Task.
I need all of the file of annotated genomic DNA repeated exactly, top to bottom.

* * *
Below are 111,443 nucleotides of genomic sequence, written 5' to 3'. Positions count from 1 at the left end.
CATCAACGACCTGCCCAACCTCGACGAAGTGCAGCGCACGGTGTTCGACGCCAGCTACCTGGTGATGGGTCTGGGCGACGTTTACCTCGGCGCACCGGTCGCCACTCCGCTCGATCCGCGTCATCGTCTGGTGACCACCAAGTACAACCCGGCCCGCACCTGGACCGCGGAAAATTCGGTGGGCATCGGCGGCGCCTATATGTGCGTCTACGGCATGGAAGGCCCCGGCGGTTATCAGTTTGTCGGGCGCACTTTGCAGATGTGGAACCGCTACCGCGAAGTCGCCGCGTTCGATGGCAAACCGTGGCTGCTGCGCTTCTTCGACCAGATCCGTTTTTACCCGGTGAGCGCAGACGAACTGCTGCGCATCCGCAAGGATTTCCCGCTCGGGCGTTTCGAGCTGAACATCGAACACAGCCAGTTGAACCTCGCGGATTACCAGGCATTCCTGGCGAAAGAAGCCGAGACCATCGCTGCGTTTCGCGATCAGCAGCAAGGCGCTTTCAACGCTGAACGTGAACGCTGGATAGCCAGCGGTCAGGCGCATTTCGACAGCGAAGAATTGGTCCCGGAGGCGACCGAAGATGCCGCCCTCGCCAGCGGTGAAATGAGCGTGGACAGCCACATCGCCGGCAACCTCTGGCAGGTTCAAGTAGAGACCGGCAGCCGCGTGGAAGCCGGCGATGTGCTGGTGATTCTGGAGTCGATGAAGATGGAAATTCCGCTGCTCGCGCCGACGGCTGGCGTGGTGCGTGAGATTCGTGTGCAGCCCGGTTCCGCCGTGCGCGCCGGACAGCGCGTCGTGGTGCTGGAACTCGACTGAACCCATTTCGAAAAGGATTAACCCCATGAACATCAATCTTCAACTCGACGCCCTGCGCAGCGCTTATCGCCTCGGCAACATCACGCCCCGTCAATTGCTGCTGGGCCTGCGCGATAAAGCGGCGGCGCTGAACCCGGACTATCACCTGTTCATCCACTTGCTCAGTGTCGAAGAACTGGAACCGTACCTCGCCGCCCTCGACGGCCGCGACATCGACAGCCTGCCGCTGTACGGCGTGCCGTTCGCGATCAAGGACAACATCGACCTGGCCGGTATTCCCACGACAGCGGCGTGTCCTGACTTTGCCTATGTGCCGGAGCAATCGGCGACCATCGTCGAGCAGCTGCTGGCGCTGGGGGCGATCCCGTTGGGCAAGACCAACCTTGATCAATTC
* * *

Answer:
Below are 111,443 nucleotides of genomic sequence, written 5' to 3'. Positions count from 1 at the left end.
CATCAACGACCTGCCCAACCTCGACGAAGTGCAGCGCACGGTGTTCGACGCCAGCTACCTGGTGATGGGTCTGGGCGACGTTTACCTCGGCGCACCGGTCGCCACTCCGCTCGATCCGCGTCATCGTCTGGTGACCACCAAGTACAACCCGGCCCGCACCTGGACCGCGGAAAATTCGGTGGGCATCGGCGGCGCCTATATGTGCGTCTACGGCATGGAAGGCCCCGGCGGTTATCAGTTTGTCGGGCGCACTTTGCAGATGTGGAACCGCTACCGCGAAGTCGCCGCGTTCGATGGCAAACCGTGGCTGCTGCGCTTCTTCGACCAGATCCGTTTTTACCCGGTGAGCGCAGACGAACTGCTGCGCATCCGCAAGGATTTCCCGCTCGGGCGTTTCGAGCTGAACATCGAACACAGCCAGTTGAACCTCGCGGATTACCAGGCATTCCTGGCGAAAGAAGCCGAGACCATCGCTGCGTTTCGCGATCAGCAGCAAGGCGCTTTCAACGCTGAACGTGAACGCTGGATAGCCAGCGGTCAGGCGCATTTCGACAGCGAAGAATTGGTCCCGGAGGCGACCGAAGATGCCGCCCTCGCCAGCGGTGAAATGAGCGTGGACAGCCACATCGCCGGCAACCTCTGGCAGGTTCAAGTAGAGACCGGCAGCCGCGTGGAAGCCGGCGATGTGCTGGTGATTCTGGAGTCGATGAAGATGGAAATTCCGCTGCTCGCGCCGACGGCTGGCGTGGTGCGTGAGATTCGTGTGCAGCCCGGTTCCGCCGTGCGCGCCGGACAGCGCGTCGTGGTGCTGGAACTCGACTGAACCCATTTCGAAAAGGATTAACCCCATGAACATCAATCTTCAACTCGACGCCCTGCGCAGCGCTTATCGCCTCGGCAACATCACGCCCCGTCAATTGCTGCTGGGCCTGCGCGATAAAGCGGCGGCGCTGAACCCGGACTATCACCTGTTCATCCACTTGCTCAGTGTCGAAGAACTGGAACCGTACCTCGCCGCCCTCGACGGCCGCGACATCGACAGCCTGCCGCTGTACGGCGTGCCGTTCGCGATCAAGGACAACATCGACCTGGCCGGTATTCCCACGACAGCGGCGTGTCCTGACTTTGCCTATGTGCCGGAGCAATCGGCGACCATCGTCGAGCAGCTGCTGGCGCTGGGGGCGATCCCGTTGGGCAAGACCAACCTTGATCAATTC